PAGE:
Periodontal disease, also known as gum disease or gingival disease, is an inflammation of the gingival tissue around the gum line that can worsen to affect the gum tissue and jawbone and subsequently cause the teeth to fall out or be removed by a dentist.

Periodontal disease is a bacterial disease and it occurs when the teeth are not properly cleaned to get rid of food junks and plaques. The food junks and plaques subsequently attract the disease-causing bacteria.

Luckily, this disease is preventable by observing good and proper oral hygiene practices, such as daily brushing and flossing, and by seeking periodontal disease treatment as soon as symptoms of periodontal disease are noticed before the disease becomes more severe. Although periodontal disease is highly preventable in most cases, it remains one of the leading causes of tooth loss among adults.

Ways to Prevent Periodontal Disease:

  • Brushing and flossing at least 2 times daily.
  • Using antibacterial mouthwash or toothpaste to kill the disease-causing bacteria
  • Scheduling a biannual visit to your dentist for dental cleanings and check-ups.

Signs and Symptoms of Periodontal Disease:

Periodontal disease can affect patients at any age, but it commonly affects adults. More so, periodontal disease can be painless. It is, therefore, important for everyone to be wary of any of the following signs and symptoms: (Periodontal disease detected in its early stage can be easily reversed.)

  • Puffy or swollen, tender, or red gums
  • Bleeding gums, especially during brushing or flossing.
  • Visible pus around the gums and teeth
  • Loose teeth
  • Persistent bad taste or bad breath.
  • Receding gums (teeth looks longer)
  • Gums that have pulled away or separated from the teeth to create a pocket
  • Noticeable changes in the way your teeth clamp together when you bite

Periodontal Disease Stages

There are basically three periodontal disease stages, which are gingivitis, periodontitis, and advanced periodontitis. However, some dental practitioners claim that there are four periodontal disease stages but often merge stage 2 and 3 together. These periodontal disease stages increase from the least to the most severe.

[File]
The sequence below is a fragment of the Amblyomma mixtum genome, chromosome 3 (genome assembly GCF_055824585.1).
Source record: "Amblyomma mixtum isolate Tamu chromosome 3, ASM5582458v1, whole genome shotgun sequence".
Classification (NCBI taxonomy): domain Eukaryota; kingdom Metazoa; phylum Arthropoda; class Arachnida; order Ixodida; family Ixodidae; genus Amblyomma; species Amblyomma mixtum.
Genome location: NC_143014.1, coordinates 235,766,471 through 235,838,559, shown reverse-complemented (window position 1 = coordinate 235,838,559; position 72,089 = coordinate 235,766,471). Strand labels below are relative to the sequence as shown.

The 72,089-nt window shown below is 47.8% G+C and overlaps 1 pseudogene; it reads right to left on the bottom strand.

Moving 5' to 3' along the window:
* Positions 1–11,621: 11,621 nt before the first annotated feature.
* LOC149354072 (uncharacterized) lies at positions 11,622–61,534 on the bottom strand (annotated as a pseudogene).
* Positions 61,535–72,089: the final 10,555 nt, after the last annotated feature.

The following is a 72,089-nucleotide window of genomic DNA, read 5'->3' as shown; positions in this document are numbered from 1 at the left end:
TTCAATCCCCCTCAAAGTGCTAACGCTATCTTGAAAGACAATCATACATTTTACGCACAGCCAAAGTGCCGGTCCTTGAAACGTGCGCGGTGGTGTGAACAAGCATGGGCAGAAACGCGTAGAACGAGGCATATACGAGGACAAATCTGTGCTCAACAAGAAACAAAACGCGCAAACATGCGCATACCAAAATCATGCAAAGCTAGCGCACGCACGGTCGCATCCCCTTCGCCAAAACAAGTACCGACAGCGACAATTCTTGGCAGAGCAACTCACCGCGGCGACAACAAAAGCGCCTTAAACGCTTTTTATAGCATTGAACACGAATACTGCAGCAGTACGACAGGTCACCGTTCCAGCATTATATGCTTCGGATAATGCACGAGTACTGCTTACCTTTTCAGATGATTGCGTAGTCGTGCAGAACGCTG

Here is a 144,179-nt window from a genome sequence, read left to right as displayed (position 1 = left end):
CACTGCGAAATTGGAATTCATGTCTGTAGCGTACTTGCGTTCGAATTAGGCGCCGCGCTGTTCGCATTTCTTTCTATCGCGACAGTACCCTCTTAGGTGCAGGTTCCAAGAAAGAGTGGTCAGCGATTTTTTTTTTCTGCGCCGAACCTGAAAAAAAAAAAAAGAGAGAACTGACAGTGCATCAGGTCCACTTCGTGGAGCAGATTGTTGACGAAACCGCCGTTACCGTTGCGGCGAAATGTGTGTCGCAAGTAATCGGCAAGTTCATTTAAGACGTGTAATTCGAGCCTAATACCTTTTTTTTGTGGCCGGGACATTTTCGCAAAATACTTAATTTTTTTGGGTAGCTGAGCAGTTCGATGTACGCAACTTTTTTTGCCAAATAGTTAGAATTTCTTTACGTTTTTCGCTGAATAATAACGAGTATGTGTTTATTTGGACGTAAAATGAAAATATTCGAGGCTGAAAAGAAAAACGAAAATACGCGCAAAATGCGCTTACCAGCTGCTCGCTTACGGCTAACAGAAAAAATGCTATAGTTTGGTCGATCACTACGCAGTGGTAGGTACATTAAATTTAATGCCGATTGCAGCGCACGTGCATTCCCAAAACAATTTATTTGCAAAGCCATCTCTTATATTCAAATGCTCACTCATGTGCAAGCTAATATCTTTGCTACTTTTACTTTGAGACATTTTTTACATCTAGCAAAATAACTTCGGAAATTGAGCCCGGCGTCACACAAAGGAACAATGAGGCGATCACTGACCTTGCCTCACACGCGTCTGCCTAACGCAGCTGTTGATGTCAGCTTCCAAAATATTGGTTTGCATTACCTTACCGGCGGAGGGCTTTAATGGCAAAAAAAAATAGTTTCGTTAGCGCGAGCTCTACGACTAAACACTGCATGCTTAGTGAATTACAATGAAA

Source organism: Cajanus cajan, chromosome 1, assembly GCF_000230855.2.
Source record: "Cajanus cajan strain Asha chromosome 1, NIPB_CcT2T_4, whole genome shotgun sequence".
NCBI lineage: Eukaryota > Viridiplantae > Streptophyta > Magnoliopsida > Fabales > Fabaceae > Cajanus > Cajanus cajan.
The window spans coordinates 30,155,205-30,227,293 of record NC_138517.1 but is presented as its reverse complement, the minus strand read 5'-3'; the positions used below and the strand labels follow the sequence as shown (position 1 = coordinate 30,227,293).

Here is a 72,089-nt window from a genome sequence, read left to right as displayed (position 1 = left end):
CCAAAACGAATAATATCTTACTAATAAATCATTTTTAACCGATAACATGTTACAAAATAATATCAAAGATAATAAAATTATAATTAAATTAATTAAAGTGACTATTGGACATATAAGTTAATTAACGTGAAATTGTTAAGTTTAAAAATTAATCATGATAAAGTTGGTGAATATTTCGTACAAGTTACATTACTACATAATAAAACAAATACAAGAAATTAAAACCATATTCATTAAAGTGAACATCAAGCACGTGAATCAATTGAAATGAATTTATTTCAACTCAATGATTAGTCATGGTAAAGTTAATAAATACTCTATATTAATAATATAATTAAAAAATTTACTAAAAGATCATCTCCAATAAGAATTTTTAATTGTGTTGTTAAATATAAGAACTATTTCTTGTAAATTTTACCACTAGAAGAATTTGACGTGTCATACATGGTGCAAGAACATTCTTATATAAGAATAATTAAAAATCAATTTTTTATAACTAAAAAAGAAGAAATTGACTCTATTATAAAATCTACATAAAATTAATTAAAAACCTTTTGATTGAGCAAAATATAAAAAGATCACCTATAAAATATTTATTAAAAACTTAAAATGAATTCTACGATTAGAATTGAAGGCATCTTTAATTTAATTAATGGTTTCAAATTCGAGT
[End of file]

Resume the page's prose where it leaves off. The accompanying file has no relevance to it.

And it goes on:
Stage 1: Gingivitis

This is the mild and earliest stage of periodontal disease. This stage is usually characterized by puffy or swollen gums, red gums, bleeding gums during brushing and flossing, and sometimes bad breath. Gingivitis is typically the inflammation of the gingiva as a result of plaque build-up at the gum-line. If this plaque is not removed by daily brushing and flossing, it produces toxins that can irritate the gingival tissues, causing gingivitis.

Gingivitis can be treated as the loss of jawbone and connective tissues that hold the teeth in place has not yet begun. Any dental damage done during this periodontal disease stage is usually reversible with immediate treatment.

Periodontal Disease Treatment for Gingivitis: Observing a good and proper oral hygiene practice is sometimes all that is required to treat gingivitis and to restore your teeth and gums. Brushing and flossing are very important to remove food debris, chunks, and bacteria from between teeth to prevent the bacterial infection from escalating into the later stages. Once you noticed the signs and symptoms of gingivitis, it is always a good idea to visit your dentist for deeper dental cleaning and examination.

Stage 2: Periodontitis

This stage marks the transition from slight to moderate periodontal disease – periodontitis. Signs and symptoms of periodontitis include an increased swelling and redness the gums, gums may begin to bleed at a slight hit or when brushing or flossing, pocket below the gum line, which traps more food chunks and plaque. Periodontitis may be accompanied by pain or not even though the gum tissues and the supporting jawbones and fibres are being irreversibly damaged.